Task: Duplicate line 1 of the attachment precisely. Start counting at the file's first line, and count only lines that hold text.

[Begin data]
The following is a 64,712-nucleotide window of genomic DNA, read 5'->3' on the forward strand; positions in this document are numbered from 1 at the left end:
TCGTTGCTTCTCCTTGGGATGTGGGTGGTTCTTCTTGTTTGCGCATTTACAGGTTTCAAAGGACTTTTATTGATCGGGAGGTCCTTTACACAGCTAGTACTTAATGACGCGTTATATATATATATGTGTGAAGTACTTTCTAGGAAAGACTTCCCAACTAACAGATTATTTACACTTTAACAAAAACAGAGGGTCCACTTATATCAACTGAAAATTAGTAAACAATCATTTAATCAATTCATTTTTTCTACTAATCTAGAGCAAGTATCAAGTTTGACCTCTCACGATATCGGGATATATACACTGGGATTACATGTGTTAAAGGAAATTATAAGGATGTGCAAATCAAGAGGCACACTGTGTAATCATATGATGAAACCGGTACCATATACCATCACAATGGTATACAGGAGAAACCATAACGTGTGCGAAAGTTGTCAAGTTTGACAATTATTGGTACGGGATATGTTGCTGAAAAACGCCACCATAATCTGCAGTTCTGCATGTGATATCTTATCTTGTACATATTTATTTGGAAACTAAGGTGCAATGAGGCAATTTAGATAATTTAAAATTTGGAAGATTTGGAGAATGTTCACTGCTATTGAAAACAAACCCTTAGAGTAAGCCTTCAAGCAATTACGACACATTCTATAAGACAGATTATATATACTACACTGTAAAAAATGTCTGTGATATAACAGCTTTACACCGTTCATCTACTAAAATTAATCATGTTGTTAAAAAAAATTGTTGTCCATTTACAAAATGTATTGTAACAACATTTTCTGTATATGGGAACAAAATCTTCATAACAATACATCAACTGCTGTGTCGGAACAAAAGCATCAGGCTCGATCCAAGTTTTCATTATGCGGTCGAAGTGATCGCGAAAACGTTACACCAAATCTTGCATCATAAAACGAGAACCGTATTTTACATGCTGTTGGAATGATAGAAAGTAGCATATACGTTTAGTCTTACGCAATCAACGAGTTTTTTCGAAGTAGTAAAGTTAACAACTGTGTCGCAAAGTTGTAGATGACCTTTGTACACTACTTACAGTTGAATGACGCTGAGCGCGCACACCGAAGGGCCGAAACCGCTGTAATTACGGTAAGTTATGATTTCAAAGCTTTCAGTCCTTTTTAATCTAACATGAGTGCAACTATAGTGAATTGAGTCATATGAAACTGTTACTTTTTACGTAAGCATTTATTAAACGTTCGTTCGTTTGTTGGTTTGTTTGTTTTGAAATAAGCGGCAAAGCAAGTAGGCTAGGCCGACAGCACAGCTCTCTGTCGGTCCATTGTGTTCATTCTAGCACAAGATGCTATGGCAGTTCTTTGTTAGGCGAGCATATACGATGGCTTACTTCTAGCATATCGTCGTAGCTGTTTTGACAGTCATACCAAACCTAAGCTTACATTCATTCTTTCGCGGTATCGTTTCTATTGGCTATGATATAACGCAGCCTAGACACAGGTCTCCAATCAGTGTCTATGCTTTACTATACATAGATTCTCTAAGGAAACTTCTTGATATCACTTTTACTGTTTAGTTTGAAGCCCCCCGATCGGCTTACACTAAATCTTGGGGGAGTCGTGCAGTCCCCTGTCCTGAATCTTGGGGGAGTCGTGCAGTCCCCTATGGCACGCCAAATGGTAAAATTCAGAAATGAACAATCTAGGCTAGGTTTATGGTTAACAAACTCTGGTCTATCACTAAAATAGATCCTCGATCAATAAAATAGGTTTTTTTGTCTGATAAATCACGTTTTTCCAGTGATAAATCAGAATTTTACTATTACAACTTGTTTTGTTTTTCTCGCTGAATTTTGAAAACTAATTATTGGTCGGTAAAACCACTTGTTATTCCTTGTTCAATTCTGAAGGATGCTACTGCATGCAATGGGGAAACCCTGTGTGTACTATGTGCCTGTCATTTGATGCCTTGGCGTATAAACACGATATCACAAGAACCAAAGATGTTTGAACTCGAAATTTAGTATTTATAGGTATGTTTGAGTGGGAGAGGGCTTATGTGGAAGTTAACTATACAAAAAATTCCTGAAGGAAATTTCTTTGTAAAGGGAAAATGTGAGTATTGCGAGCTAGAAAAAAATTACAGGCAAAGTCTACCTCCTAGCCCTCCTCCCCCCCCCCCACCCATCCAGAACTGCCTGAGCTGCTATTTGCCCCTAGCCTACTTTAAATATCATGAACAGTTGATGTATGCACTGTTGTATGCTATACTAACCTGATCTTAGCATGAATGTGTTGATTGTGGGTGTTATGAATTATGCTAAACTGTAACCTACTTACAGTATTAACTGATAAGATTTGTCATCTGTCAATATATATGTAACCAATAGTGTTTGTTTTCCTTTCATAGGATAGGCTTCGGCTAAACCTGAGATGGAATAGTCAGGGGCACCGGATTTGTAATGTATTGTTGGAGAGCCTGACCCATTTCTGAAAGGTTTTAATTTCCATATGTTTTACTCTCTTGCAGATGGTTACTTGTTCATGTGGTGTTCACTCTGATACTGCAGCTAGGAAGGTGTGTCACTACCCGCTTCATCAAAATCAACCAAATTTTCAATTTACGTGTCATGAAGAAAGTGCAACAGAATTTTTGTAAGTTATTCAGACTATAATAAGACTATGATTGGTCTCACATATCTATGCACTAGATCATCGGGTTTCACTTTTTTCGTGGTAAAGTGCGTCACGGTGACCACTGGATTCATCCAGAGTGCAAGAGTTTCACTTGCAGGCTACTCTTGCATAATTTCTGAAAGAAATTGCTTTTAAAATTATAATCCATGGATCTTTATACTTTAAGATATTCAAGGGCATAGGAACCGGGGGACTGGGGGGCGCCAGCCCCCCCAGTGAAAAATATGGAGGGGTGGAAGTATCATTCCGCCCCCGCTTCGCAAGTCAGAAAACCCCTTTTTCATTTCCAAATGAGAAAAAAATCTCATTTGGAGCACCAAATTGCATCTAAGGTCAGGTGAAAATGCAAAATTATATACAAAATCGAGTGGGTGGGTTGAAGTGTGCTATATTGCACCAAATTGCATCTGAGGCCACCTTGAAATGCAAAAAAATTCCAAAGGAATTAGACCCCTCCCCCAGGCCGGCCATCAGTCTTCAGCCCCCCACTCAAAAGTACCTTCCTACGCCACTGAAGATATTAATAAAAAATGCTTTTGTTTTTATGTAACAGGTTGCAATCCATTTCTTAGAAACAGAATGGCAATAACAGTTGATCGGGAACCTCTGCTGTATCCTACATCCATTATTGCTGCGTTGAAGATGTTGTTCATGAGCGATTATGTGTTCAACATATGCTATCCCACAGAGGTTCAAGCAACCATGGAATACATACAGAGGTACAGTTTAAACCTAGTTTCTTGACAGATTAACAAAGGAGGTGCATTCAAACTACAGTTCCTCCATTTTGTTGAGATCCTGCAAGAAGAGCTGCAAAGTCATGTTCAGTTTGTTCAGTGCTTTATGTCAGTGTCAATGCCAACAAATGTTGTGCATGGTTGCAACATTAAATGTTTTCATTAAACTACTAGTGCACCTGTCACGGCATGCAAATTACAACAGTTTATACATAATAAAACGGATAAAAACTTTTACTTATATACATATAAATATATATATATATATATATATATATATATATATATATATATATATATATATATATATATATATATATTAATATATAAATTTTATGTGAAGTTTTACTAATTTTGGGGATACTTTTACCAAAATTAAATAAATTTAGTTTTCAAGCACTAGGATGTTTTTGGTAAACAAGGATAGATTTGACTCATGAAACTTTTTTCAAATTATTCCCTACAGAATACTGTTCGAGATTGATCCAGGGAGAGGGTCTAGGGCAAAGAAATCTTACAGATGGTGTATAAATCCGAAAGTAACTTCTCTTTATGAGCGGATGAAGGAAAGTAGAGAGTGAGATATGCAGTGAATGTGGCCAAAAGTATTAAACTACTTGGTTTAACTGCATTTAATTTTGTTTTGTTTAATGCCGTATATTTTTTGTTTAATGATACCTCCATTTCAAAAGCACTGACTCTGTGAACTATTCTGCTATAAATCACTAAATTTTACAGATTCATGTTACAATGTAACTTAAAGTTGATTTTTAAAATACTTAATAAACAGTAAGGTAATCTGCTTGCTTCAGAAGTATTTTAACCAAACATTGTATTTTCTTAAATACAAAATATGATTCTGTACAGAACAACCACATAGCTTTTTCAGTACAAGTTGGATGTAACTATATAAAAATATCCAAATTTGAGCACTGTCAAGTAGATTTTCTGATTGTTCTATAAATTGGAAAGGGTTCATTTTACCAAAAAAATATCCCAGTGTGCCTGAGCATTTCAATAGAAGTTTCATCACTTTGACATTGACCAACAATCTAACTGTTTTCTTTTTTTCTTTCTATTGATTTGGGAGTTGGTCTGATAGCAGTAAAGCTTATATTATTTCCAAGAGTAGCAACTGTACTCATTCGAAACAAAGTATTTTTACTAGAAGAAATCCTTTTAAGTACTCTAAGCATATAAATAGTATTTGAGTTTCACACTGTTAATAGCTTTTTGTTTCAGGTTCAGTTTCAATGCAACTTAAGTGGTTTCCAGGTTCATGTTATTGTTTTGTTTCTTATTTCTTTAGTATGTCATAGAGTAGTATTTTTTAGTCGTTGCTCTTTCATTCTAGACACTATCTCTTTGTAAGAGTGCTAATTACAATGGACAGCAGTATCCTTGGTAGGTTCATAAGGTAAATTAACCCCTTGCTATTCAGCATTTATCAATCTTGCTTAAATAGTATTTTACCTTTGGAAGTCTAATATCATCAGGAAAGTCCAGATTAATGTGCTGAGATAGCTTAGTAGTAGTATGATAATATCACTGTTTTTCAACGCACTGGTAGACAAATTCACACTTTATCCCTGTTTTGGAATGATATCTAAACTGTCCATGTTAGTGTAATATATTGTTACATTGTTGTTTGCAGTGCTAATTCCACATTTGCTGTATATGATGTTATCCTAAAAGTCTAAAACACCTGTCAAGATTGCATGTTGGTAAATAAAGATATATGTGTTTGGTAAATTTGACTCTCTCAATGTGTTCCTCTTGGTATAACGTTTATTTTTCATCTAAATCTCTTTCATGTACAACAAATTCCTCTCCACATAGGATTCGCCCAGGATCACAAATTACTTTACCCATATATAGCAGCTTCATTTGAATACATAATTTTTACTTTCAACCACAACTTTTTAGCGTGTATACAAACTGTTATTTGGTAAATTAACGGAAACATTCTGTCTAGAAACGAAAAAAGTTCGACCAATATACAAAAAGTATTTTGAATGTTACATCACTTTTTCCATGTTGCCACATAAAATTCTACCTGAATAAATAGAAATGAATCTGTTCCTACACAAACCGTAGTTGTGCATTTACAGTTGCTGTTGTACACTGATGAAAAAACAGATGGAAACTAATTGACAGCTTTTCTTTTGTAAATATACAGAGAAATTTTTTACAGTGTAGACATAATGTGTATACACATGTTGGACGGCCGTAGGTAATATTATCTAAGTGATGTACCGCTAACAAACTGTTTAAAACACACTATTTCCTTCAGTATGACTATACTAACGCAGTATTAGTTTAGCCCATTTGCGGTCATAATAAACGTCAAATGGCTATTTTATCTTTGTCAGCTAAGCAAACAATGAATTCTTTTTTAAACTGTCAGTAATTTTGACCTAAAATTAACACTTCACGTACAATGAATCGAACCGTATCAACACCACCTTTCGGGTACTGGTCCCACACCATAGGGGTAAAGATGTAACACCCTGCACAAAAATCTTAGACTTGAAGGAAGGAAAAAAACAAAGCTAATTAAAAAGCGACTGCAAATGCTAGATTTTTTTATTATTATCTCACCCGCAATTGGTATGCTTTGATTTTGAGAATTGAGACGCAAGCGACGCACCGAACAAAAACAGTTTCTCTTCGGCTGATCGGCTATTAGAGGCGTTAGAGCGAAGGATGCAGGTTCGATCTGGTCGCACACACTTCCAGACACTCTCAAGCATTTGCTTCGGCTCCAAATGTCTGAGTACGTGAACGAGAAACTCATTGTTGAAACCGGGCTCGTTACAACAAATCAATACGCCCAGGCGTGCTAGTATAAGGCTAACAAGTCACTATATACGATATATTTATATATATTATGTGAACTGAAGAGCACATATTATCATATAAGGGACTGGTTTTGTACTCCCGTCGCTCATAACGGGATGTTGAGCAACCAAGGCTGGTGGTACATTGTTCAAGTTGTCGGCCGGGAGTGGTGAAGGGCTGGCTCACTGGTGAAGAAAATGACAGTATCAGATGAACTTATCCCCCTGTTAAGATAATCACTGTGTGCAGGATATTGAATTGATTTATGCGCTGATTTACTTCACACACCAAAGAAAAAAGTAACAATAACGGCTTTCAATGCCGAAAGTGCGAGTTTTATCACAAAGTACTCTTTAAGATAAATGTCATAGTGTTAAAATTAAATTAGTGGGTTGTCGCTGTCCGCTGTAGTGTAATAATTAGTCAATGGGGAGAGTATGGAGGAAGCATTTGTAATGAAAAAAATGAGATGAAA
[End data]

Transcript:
The following is a 64,712-nucleotide window of genomic DNA, read 5'->3' on the forward strand; positions in this document are numbered from 1 at the left end: